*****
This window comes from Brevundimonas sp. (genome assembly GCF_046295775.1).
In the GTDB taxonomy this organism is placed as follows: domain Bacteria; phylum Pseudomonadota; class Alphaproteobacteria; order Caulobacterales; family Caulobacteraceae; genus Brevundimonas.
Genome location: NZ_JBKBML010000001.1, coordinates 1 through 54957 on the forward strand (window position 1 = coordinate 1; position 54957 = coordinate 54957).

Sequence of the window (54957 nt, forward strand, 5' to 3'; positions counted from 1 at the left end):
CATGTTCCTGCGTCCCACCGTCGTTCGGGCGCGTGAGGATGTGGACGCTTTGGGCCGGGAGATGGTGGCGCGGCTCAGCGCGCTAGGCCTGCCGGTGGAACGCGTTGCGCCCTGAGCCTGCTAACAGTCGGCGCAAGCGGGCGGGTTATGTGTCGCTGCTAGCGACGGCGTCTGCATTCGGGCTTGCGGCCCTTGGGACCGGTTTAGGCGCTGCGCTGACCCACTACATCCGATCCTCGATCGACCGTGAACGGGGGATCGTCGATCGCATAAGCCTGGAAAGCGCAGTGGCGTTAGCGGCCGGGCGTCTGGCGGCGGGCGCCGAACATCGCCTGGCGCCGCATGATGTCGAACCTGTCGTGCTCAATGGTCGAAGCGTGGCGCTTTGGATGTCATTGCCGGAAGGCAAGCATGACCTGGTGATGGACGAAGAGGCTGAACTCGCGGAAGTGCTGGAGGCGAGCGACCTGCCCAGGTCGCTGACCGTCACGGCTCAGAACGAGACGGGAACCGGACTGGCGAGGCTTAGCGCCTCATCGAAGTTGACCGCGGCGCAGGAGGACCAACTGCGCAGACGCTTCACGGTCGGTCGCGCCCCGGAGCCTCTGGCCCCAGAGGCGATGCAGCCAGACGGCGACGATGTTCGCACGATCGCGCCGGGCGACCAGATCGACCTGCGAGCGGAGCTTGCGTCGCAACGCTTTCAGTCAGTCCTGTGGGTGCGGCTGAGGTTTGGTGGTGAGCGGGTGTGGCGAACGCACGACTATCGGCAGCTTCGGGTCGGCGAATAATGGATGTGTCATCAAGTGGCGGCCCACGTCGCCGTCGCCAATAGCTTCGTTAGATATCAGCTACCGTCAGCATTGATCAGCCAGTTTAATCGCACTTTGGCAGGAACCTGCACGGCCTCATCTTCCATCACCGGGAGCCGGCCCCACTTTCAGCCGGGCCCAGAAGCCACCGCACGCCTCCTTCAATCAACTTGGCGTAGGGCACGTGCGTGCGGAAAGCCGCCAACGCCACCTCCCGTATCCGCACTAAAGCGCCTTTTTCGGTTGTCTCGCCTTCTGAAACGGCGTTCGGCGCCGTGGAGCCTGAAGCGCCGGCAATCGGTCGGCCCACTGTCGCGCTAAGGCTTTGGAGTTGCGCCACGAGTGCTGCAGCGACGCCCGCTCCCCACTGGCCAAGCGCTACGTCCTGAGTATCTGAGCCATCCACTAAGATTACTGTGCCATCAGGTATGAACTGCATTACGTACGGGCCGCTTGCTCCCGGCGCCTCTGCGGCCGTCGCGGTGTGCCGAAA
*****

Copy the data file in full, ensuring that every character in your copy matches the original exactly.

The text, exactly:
This window comes from Brevundimonas sp. (genome assembly GCF_046295775.1).
In the GTDB taxonomy this organism is placed as follows: domain Bacteria; phylum Pseudomonadota; class Alphaproteobacteria; order Caulobacterales; family Caulobacteraceae; genus Brevundimonas.
Genome location: NZ_JBKBML010000001.1, coordinates 1 through 54957 on the forward strand (window position 1 = coordinate 1; position 54957 = coordinate 54957).

Sequence of the window (54957 nt, forward strand, 5' to 3'; positions counted from 1 at the left end):
CATGTTCCTGCGTCCCACCGTCGTTCGGGCGCGTGAGGATGTGGACGCTTTGGGCCGGGAGATGGTGGCGCGGCTCAGCGCGCTAGGCCTGCCGGTGGAACGCGTTGCGCCCTGAGCCTGCTAACAGTCGGCGCAAGCGGGCGGGTTATGTGTCGCTGCTAGCGACGGCGTCTGCATTCGGGCTTGCGGCCCTTGGGACCGGTTTAGGCGCTGCGCTGACCCACTACATCCGATCCTCGATCGACCGTGAACGGGGGATCGTCGATCGCATAAGCCTGGAAAGCGCAGTGGCGTTAGCGGCCGGGCGTCTGGCGGCGGGCGCCGAACATCGCCTGGCGCCGCATGATGTCGAACCTGTCGTGCTCAATGGTCGAAGCGTGGCGCTTTGGATGTCATTGCCGGAAGGCAAGCATGACCTGGTGATGGACGAAGAGGCTGAACTCGCGGAAGTGCTGGAGGCGAGCGACCTGCCCAGGTCGCTGACCGTCACGGCTCAGAACGAGACGGGAACCGGACTGGCGAGGCTTAGCGCCTCATCGAAGTTGACCGCGGCGCAGGAGGACCAACTGCGCAGACGCTTCACGGTCGGTCGCGCCCCGGAGCCTCTGGCCCCAGAGGCGATGCAGCCAGACGGCGACGATGTTCGCACGATCGCGCCGGGCGACCAGATCGACCTGCGAGCGGAGCTTGCGTCGCAACGCTTTCAGTCAGTCCTGTGGGTGCGGCTGAGGTTTGGTGGTGAGCGGGTGTGGCGAACGCACGACTATCGGCAGCTTCGGGTCGGCGAATAATGGATGTGTCATCAAGTGGCGGCCCACGTCGCCGTCGCCAATAGCTTCGTTAGATATCAGCTACCGTCAGCATTGATCAGCCAGTTTAATCGCACTTTGGCAGGAACCTGCACGGCCTCATCTTCCATCACCGGGAGCCGGCCCCACTTTCAGCCGGGCCCAGAAGCCACCGCACGCCTCCTTCAATCAACTTGGCGTAGGGCACGTGCGTGCGGAAAGCCGCCAACGCCACCTCCCGTATCCGCACTAAAGCGCCTTTTTCGGTTGTCTCGCCTTCTGAAACGGCGTTCGGCGCCGTGGAGCCTGAAGCGCCGGCAATCGGTCGGCCCACTGTCGCGCTAAGGCTTTGGAGTTGCGCCACGAGTGCTGCAGCGACGCCCGCTCCCCACTGGCCAAGCGCTACGTCCTGAGTATCTGAGCCATCCACTAAGATTACTGTGCCATCAGGTATGAACTGCATTACGTACGGGCCGCTTGCTCCCGGCGCCTCTGCGGCCGTCGCGGTGTGCCGAAA